Conclusions: This study indicates that rapid socio-economic changes and the outlook towards medical intervention by the women, families and society are largely responsible for rising trend of CS. Other factors that have been reported for this are fear of pain; concerns about genital modifications after vaginal delivery; misconception that CS is safer for the baby; fear of medical litigation and lower tolerance to any complications or outcomes other than the perfect baby are responsible for the current high incidence of caesarean section in many states and urban centres with post cesarean pregnancy being the largest contributor. From doctors point of view, it is a defensive medicine to have better outcome.


Lumbiganon P, Laopaiboon M, Gülmezoglu AM, Souza JP, Taneepanichskul S, Ruyan P, et al. World Health Organization Global Survey on Maternal and Perinatal Health Research Group: Method of delivery and pregnancy outcomes in Asia: the WHO global survey on maternal and perinatal health 2007-8. Lancet. 2010;375:490-8.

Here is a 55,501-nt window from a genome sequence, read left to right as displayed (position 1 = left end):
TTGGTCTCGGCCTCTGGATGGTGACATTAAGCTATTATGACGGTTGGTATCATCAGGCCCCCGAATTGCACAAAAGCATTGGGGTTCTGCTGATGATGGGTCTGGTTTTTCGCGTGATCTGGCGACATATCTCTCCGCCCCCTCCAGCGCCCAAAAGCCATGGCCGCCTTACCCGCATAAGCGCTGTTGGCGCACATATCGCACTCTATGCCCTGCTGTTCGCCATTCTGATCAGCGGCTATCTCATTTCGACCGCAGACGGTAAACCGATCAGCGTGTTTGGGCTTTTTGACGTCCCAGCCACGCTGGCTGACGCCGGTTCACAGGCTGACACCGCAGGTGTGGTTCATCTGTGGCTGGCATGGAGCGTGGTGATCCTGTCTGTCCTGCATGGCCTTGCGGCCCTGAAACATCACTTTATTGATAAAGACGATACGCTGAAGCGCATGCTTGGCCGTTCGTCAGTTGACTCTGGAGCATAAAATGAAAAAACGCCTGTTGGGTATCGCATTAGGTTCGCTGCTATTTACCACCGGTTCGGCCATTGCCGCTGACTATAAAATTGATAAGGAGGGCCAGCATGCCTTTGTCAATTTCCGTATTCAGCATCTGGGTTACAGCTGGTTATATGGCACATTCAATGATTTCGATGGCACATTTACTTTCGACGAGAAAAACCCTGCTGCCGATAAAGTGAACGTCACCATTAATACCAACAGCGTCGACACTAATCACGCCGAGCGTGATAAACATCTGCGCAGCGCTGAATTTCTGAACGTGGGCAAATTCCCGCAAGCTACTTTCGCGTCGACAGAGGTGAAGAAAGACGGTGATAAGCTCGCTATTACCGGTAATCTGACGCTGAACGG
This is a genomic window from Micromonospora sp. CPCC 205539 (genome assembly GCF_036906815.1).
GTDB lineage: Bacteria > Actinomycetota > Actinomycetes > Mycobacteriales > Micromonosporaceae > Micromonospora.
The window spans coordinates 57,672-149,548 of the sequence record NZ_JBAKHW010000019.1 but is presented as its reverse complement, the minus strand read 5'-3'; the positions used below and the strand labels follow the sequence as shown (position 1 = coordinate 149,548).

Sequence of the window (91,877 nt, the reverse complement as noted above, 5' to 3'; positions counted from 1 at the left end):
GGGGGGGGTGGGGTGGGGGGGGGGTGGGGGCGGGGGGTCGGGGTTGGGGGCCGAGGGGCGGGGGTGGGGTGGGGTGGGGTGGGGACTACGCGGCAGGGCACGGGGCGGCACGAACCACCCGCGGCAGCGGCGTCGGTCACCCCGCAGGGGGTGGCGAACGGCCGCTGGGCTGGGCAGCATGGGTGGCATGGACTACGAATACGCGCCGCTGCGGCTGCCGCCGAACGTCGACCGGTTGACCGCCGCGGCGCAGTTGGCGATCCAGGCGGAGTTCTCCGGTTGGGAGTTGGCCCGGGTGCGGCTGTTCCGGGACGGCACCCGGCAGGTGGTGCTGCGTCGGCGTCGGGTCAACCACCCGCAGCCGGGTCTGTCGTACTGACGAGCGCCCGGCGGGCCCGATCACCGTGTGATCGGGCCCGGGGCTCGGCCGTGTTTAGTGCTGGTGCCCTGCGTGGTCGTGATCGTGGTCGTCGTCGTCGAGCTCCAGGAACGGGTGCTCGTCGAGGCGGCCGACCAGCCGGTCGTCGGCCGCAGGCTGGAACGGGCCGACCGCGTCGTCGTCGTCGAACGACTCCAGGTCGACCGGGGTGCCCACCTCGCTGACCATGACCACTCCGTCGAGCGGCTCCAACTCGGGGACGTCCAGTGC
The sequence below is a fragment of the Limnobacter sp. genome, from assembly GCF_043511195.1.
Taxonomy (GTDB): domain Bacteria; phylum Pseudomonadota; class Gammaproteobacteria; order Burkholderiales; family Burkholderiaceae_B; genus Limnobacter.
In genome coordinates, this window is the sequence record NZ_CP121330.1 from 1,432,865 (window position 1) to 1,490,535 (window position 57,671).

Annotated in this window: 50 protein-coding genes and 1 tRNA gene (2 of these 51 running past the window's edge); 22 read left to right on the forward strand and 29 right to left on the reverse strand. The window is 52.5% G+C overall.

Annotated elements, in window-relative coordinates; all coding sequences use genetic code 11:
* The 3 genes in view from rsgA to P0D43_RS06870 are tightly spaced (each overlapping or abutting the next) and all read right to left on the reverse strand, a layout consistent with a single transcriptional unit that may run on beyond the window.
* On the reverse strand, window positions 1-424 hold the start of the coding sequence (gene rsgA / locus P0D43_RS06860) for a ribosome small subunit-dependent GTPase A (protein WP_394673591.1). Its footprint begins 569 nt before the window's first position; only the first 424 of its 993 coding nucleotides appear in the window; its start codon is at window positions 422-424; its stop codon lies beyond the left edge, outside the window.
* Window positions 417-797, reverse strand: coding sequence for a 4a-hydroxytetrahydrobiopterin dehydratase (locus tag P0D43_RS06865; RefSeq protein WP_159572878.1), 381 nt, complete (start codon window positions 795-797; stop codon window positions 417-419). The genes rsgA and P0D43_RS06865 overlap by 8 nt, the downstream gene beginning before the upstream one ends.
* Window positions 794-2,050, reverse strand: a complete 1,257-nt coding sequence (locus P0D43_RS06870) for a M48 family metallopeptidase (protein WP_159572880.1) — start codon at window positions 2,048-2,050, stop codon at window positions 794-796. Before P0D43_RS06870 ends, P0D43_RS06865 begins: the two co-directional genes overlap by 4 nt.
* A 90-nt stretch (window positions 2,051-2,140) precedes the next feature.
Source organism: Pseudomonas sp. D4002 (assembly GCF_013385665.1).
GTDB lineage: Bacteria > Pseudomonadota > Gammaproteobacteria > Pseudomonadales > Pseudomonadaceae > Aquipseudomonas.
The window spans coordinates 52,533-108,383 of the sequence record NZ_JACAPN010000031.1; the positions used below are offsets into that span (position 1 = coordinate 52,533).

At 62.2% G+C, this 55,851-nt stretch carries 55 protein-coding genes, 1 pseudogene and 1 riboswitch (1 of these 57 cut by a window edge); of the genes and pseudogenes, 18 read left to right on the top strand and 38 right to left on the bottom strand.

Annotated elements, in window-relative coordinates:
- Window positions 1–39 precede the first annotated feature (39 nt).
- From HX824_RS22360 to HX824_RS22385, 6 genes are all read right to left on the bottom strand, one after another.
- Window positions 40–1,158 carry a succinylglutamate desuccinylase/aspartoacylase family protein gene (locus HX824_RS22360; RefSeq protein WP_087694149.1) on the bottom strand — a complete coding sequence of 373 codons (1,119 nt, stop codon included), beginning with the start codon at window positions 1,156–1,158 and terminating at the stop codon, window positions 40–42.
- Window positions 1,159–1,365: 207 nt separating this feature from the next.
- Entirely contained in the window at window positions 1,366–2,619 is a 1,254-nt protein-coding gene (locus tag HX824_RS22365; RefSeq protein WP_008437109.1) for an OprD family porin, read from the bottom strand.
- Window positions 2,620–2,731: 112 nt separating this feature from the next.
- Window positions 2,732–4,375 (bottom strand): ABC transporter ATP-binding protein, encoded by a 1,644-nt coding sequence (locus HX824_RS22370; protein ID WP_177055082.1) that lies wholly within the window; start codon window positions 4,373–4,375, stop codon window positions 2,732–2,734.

Villar J, Valladares E, Wojdyla D, Zavaleta N, Carroli G, Velazco A, et al. WHO 2005 Global Survey on Maternal and Perinatal Health Research Group: Caesarean delivery rates and pregnancy outcomes: the 2005 WHO global survey on maternal and perinatal health in Latin America. Lancet. 2006;367:1819-29.

Laws PJ, Sullivan EA. Australia’s mothers and babies 2002. Perinatal Statistics Series No. 15. Sydney: National Perinatal Statistics Unit; 2004.

Tranquilli AL, Giannubilo SR. Cesarean delivery on maternal request in Italy. Int J Gynaecol Obstet. 2004;84:169-70.

Caesarean sections. Post note No.184. London: Parliamentary Office of Science and Technology; 2002.